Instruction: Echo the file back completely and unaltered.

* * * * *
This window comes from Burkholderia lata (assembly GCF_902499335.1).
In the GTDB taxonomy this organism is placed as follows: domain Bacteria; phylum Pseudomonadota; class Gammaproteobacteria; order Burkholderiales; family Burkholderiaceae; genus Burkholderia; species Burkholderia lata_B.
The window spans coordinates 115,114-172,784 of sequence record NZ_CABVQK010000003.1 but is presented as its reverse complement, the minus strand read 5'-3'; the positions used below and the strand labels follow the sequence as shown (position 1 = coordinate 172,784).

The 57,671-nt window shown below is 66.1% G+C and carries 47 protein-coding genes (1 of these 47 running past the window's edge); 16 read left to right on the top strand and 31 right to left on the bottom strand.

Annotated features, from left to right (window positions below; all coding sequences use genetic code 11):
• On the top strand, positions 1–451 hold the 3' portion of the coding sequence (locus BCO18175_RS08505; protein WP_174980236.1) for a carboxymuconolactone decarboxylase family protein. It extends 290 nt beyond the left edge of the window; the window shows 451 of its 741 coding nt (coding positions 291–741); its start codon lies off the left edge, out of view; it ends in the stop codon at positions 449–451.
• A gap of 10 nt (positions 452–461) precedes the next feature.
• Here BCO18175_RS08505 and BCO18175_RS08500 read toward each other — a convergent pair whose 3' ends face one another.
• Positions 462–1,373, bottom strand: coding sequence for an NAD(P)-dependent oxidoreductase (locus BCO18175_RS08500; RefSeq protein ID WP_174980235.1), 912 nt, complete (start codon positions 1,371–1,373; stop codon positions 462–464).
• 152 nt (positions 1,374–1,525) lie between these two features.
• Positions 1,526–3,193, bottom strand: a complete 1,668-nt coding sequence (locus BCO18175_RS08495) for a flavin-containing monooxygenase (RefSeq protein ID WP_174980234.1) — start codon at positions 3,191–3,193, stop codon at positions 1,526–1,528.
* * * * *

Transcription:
This window comes from Burkholderia lata (assembly GCF_902499335.1).
In the GTDB taxonomy this organism is placed as follows: domain Bacteria; phylum Pseudomonadota; class Gammaproteobacteria; order Burkholderiales; family Burkholderiaceae; genus Burkholderia; species Burkholderia lata_B.
The window spans coordinates 115,114-172,784 of sequence record NZ_CABVQK010000003.1 but is presented as its reverse complement, the minus strand read 5'-3'; the positions used below and the strand labels follow the sequence as shown (position 1 = coordinate 172,784).

The 57,671-nt window shown below is 66.1% G+C and carries 47 protein-coding genes (1 of these 47 running past the window's edge); 16 read left to right on the top strand and 31 right to left on the bottom strand.

Annotated features, from left to right (window positions below; all coding sequences use genetic code 11):
• On the top strand, positions 1–451 hold the 3' portion of the coding sequence (locus BCO18175_RS08505; protein WP_174980236.1) for a carboxymuconolactone decarboxylase family protein. It extends 290 nt beyond the left edge of the window; the window shows 451 of its 741 coding nt (coding positions 291–741); its start codon lies off the left edge, out of view; it ends in the stop codon at positions 449–451.
• A gap of 10 nt (positions 452–461) precedes the next feature.
• Here BCO18175_RS08505 and BCO18175_RS08500 read toward each other — a convergent pair whose 3' ends face one another.
• Positions 462–1,373, bottom strand: coding sequence for an NAD(P)-dependent oxidoreductase (locus BCO18175_RS08500; RefSeq protein ID WP_174980235.1), 912 nt, complete (start codon positions 1,371–1,373; stop codon positions 462–464).
• 152 nt (positions 1,374–1,525) lie between these two features.
• Positions 1,526–3,193, bottom strand: a complete 1,668-nt coding sequence (locus BCO18175_RS08495) for a flavin-containing monooxygenase (RefSeq protein ID WP_174980234.1) — start codon at positions 3,191–3,193, stop codon at positions 1,526–1,528.